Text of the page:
Another day, we went to the upside down museum, which, while skeptical at first, left us in awe and laughing the whole time as those working at the museum helped us into posing position and snapped our photos at endless upside down setups. Afterwards, we headed to an area that allegedly had food hawkers (what they call the street food stands here) but were once again mislead by While in the area, however, we saw a sign outside an expo center that claimed there was a mini dessert exposition the following day, which we knew we had to come back for. On the way back, since we had not eaten, we stopped at a cafe for another famous Penang dish Wan Tan Mee. Many Malaysian eateries are cafes with multiple different food stalls around them. The cafe itself acts as the central hub where you order your drinks, while you order any and all food you wish from the stalls. The Wan Tan Mee was much like a wonton soup from home but on crack, with lightly sweet barbecue pork, fresh noodles, mini soup dumplings and pickled jalapeños marrying together in a light broth – all for about one USD. Instead of drinking that evening, we decided to go to the movies, located in an extremely Westernized mall in Penang that we grew to love. Malaysia, thus far, has surprised us with its cheap prices and the movies were no exception. Movies cost a little more than three dollars and the theaters were great. That evening, in search of a bit of thrill, we watched Incarnate, a truly terrible movie that had more to laugh at than it did fear. Do not see this movie until it comes out on Netflix and you want to laugh.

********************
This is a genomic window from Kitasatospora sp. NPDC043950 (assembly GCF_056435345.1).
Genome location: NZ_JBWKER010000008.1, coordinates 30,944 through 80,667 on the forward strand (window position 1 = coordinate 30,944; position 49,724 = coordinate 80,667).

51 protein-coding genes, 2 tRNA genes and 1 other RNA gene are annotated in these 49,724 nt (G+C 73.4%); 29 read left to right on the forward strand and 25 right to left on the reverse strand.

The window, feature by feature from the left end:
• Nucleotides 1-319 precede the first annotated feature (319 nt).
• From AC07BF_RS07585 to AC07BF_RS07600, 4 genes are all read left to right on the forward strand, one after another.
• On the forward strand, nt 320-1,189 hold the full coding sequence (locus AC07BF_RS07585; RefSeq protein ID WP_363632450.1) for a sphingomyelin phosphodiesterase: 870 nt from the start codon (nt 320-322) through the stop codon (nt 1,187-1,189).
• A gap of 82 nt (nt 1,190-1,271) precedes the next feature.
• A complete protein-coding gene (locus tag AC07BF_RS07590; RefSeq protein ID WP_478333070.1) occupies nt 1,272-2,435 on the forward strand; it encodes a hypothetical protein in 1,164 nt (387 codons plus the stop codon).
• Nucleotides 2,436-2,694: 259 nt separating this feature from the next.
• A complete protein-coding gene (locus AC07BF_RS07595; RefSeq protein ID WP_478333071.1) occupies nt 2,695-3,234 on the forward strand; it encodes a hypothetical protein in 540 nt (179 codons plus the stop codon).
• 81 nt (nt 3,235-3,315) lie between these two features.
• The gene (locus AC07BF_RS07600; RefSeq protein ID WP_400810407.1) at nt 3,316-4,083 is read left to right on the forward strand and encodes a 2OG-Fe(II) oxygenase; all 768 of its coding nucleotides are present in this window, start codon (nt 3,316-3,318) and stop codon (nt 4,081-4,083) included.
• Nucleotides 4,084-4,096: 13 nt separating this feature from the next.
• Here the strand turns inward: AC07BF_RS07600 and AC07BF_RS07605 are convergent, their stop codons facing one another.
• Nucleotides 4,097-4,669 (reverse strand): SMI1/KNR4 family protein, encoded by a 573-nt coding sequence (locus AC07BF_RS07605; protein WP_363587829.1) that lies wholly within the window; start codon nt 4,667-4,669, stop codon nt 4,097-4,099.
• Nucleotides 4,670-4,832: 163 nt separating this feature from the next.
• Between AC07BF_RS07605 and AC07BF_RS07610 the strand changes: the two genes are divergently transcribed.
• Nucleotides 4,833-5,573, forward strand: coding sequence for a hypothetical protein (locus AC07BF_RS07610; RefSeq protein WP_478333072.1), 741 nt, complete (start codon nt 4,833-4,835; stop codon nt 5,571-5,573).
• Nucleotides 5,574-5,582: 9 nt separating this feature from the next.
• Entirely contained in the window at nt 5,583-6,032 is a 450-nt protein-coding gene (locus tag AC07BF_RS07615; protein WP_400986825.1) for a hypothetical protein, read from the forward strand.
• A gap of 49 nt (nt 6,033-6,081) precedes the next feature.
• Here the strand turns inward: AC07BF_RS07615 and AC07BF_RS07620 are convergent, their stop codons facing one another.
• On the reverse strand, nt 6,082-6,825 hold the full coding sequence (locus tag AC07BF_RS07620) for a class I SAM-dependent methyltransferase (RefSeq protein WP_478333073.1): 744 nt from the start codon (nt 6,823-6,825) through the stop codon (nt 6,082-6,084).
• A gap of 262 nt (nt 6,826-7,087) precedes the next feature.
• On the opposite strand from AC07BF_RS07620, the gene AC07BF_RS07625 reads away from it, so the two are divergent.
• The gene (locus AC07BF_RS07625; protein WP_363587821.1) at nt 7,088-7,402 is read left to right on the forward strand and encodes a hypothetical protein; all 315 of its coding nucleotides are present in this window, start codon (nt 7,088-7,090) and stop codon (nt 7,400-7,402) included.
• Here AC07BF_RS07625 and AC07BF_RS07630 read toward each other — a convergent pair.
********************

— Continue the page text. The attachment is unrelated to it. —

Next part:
On our fifth day, after visiting the history museum in town where we got to learn about the cultures that make up Penang, we decided on a completely Western day. We returned to our beloved mall to do a round of Escape the Room. We chose a mission that involved disarming a bomb and failed miserably at it. After escape the room, we made our way to the dessert expo, that turned out to be a huge let down. However, there seemed to be some sort of strange robot revealing that was about to occur. So, we stood around the people in anticipation, and watched the unveiling of the multi-million dollar Titan the Robot, who came all the way from England to dance and sing for us in Malaysia. If you asked me a year ago what I’d be doing on December 10, 2016, you can be sure that watching an English robot dance for a crowd of people in Malaysia would not be on the list. We returned to the mall afterwards to eat and watch Office Christmas Party, which was surprisingly funny, before returning to our new, rather ratchet hostel that we had booked for that evening since our previous hostel had been full.